Finding a way back
I’m a teacher without pupils at the moment and I’m trying to find a way back. I left the classroom in 2013 feeling completely disillusioned and crushed by what I felt my profession had become. I used to love being a classroom teacher; I would happily spend hours researching new topics, planning creative and meaningful activities, designing and building attractive displays to celebrate and support learning, but most of all, I used to love the relationships with the children. I cared about them and I wanted their time in my care to matter; for them to feel safe, to be happy and to feel good about what they could achieve. Things changed. After the birth of my second child, I returned to a school that needed to focus on standards. I was part time in Year 6 and was launched straight into SATs preparation. I hated it. Actually I loathed it. I tried to think of ways to make it more playful, more interesting but there were limits, not least because, in my opinion, SATs tests themselves have no value to the children and Maths and English so dominated the time I had with them that I no longer felt that I could engage meaningfully with the whole class. One child was routinely absent on a Monday. We did a Reading paper every Monday. He struggled with reading. It was pretty clear what was happening but the whole class had to do the papers, week in, week out. It hurt me to see some of the children being repeatedly knocked by preparation for tests and I felt powerless to do anything about it. Another child asked me why we were covering a particular theme in Maths; I can’t remember what it was now but I remember the feeling. I remember pausing and thinking, and sighing before answering, “I’m really sorry that I haven’t got a better answer for you, but basically, there’s a good chance that this will come up in the test so we need to cover it.” “Oh,” he replied, “That seems a bit dumb.” I couldn’t disagree.
I didn’t have the full week with these children, I didn’t get to see how they got on in Science, or PE or in much of anything else. I got Maths, English, more Maths and English and a choice of PSHE or RE. Balance matters when you’re doing SATs prep, for those children who find learning tricky it’s important that you have shared in the subjects or times where they’ve had success, otherwise you’re just the person who makes them do the things they find miserable and that makes you miserable too.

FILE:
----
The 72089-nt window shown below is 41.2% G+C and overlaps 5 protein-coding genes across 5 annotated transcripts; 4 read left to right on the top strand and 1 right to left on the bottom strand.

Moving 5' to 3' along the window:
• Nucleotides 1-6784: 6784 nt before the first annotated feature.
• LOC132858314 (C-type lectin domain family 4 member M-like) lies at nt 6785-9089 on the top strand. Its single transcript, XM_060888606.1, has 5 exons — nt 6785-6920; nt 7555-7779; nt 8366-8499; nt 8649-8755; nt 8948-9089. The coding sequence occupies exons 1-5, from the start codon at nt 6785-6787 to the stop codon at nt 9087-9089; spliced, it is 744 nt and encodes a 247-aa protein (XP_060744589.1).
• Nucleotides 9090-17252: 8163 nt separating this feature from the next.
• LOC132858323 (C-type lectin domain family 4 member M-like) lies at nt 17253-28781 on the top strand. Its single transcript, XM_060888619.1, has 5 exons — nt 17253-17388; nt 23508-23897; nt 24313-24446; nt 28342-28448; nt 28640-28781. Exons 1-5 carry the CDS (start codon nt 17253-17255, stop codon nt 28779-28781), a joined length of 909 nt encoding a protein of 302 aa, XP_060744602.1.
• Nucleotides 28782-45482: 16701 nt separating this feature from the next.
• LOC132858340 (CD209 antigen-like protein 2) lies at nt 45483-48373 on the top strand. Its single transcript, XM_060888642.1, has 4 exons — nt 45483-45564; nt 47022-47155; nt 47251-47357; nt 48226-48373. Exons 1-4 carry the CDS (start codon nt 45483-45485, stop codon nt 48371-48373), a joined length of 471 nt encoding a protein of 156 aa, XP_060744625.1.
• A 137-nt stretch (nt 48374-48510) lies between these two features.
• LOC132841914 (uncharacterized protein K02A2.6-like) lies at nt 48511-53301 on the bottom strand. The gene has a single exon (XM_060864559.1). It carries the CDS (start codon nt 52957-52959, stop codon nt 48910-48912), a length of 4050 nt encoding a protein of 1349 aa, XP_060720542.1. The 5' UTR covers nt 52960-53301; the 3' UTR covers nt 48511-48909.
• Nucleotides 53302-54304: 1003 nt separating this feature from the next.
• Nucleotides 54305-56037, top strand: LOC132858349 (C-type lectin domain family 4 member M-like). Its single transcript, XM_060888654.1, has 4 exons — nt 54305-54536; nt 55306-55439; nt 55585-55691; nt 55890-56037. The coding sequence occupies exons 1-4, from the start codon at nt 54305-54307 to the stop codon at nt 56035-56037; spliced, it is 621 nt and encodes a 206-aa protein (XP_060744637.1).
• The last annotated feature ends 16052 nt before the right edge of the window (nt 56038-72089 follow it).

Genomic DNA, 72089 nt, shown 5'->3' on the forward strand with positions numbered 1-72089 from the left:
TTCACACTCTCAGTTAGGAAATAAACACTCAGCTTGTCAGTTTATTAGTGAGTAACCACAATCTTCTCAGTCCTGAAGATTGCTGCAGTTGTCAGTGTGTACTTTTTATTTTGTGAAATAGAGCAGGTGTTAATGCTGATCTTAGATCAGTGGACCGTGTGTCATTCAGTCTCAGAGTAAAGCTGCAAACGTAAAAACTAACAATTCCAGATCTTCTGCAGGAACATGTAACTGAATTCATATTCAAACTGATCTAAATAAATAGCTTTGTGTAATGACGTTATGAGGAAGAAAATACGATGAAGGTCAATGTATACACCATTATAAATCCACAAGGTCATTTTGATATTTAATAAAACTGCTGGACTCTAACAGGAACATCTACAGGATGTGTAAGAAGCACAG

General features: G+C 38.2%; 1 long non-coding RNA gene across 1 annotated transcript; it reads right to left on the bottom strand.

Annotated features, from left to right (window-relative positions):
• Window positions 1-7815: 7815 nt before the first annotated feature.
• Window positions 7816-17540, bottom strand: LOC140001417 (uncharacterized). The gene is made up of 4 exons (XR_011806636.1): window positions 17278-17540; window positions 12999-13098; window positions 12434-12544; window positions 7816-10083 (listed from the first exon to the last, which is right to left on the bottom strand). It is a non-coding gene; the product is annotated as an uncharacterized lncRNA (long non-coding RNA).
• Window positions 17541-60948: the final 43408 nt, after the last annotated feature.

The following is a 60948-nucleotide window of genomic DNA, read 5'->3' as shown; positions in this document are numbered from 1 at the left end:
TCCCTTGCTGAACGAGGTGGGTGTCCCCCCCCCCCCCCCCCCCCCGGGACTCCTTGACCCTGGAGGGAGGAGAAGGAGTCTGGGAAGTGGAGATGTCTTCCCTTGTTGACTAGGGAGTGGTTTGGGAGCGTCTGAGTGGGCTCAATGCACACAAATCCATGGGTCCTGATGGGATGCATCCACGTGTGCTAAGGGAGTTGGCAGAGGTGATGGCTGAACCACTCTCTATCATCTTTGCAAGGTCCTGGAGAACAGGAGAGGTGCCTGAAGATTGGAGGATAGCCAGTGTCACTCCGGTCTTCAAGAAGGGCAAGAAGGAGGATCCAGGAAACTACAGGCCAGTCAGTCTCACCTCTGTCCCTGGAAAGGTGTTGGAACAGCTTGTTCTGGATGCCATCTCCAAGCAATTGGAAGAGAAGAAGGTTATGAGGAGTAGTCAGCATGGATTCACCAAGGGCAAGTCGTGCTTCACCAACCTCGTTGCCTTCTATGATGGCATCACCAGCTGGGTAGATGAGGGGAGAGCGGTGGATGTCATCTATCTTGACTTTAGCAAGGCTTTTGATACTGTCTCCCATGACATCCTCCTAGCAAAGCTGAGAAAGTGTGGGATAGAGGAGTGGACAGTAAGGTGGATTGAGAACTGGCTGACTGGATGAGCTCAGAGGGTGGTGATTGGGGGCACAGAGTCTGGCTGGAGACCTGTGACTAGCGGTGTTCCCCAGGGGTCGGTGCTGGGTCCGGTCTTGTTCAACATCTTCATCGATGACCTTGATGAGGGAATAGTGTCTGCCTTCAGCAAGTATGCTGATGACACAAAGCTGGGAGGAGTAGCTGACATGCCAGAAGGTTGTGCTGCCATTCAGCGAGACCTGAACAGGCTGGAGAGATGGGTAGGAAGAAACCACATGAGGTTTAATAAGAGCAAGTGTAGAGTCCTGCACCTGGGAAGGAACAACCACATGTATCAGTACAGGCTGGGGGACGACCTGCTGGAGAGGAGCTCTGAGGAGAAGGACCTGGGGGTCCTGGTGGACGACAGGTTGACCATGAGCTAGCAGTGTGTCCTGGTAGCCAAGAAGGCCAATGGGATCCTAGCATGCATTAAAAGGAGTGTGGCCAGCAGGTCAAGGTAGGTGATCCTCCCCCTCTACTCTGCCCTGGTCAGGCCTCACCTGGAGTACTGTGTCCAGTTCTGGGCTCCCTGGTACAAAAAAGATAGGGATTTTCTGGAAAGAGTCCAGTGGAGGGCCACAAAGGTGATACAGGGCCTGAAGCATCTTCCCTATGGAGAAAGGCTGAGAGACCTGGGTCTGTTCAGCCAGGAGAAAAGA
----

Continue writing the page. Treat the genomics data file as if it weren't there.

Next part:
When I first left it didn’t feel like an abandonment of the profession; I had been seconded to the local healthy schools team and I it felt meaningful. My role allowed me to work with schools in shaping their PSHE provision. I could offer practical help in identifying areas for development and was confident in highlighting the areas worth celebrating. I wrote lots. I wrote a number of resources to support practitioners with teaching about health and wellbeing and delivered training on how to implement the resources. Best of all, I still went into schools from time to time to teach wellbeing themes and strategies to children, sometimes over a period of time allowing me to get to know the children; to see them grow in confidence and understanding. Then things changed again. Personnel changed significantly as did the focus of the work so I changed too and started to work independently. I had other irons in the fire that were keeping me busy and I have no shortage of ideas on teaching health and wellbeing themes. But as things stand, I’m not teaching children. I get lovely feedback of how my work impacts the children that others are teaching, how my materials are helping both pupil and practitioner to feel a greater sense of wellbeing. That’s great, but not really enough. It hit me hard when I was recently visiting a special school. A child took hold of my hand on her way in with her carer. Her language was limited but she looked at me and smiled as I told her what I was visiting for. Another child befriended me as I was waiting for my meeting. We chatted about what we did for fun and what her favourite dolls were. I really miss the relationships with children; those connections when you catch them doing something well or when you support them in doing something significant, or just when you can have a little chat or share a smile.
I knew I wanted to be a teacher when I was eleven years old. Things have changed. The curriculum has changed, expectations have changed, standards have changed, I have changed but here I am, still wanting to teach. I just need to find a way of doing it that doesn’t crush me. I need to find a way to teach children about the things that I feel are important, the things that will allow children to be ready to learn, to access the curriculum in whatever form their school favours but in a way that doesn’t make them miserable, any of them. I need to figure out if that job even exists and if it does, if I can do it part time because I really enjoy the resource writing and training that I do too. Quite simply, I want to have my cake and eat it too. Is that too much to ask? I guess I’ll find out.